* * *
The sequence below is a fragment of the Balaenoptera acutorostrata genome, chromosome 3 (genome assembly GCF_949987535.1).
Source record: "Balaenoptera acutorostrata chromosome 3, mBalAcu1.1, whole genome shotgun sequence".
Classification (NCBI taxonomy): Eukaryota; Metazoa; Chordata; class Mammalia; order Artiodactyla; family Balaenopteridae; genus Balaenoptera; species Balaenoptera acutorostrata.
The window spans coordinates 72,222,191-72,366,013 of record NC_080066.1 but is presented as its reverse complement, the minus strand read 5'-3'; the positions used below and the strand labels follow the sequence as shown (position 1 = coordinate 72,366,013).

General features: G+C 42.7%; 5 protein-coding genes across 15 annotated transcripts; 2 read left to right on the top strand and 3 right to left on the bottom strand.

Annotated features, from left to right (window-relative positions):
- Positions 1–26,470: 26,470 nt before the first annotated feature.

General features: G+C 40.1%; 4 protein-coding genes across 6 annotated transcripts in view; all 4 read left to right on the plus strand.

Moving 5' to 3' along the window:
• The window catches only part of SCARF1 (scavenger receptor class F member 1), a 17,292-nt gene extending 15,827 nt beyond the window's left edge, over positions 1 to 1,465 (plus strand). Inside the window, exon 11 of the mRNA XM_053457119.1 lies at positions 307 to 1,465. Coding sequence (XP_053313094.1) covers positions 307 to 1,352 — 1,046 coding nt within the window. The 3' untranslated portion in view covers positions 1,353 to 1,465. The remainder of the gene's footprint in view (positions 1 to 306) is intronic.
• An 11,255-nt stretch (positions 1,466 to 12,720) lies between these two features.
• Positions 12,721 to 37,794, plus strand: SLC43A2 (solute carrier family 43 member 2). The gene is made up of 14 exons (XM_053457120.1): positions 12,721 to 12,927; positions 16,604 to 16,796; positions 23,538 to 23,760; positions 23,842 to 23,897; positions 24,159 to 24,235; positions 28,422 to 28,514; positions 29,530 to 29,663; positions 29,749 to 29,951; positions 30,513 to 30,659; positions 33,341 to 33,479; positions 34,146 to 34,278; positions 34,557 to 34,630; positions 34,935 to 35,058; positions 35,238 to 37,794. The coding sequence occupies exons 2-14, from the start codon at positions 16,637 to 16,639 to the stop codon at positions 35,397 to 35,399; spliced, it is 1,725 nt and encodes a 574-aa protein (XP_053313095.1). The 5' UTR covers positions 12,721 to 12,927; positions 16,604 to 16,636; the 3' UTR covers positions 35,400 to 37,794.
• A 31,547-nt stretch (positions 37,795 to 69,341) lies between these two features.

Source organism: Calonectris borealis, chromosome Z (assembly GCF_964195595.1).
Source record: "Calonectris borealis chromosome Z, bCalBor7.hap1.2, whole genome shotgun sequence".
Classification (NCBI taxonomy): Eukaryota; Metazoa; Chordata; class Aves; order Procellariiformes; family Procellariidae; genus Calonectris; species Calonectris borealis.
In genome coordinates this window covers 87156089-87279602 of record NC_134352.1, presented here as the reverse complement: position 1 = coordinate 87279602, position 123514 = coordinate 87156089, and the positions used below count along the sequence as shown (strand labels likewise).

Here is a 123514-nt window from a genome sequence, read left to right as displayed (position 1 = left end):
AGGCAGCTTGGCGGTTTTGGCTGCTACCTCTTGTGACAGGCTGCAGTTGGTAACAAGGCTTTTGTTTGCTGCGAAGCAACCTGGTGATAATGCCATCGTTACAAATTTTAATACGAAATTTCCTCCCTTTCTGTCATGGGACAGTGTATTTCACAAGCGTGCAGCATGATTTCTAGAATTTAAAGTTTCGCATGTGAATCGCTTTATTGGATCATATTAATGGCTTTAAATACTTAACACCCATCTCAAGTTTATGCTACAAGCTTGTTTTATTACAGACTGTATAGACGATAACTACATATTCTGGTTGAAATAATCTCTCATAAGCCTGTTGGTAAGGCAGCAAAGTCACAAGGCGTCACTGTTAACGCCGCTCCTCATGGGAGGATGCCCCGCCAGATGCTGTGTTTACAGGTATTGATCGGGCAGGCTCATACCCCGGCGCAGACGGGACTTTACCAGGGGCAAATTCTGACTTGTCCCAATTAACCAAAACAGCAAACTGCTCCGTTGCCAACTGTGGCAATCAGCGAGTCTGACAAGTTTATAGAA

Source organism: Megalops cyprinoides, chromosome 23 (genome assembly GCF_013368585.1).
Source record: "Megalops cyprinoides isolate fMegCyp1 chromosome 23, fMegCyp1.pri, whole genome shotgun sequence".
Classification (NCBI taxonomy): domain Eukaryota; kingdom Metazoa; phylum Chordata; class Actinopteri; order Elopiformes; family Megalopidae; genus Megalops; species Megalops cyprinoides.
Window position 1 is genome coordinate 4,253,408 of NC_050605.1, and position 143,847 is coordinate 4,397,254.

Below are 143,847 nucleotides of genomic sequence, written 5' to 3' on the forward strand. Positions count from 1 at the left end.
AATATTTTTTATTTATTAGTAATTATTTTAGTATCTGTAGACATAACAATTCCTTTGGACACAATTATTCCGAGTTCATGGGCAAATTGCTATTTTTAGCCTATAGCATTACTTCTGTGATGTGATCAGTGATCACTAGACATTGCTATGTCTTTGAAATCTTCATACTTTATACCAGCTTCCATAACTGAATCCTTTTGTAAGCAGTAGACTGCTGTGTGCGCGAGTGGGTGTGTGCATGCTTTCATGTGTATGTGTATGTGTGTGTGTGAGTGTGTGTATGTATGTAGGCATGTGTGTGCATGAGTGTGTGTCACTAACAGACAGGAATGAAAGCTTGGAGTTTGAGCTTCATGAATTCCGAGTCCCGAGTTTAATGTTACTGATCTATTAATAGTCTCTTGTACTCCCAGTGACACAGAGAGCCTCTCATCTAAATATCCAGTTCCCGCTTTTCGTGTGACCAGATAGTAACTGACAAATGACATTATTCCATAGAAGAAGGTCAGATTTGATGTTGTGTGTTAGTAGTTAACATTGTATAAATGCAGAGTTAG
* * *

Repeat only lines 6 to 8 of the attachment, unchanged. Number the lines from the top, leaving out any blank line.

Annotated features, from left to right (window-relative positions):
- Positions 1–26,470: 26,470 nt before the first annotated feature.

General features: G+C 40.1%; 4 protein-coding genes across 6 annotated transcripts in view; all 4 read left to right on the plus strand.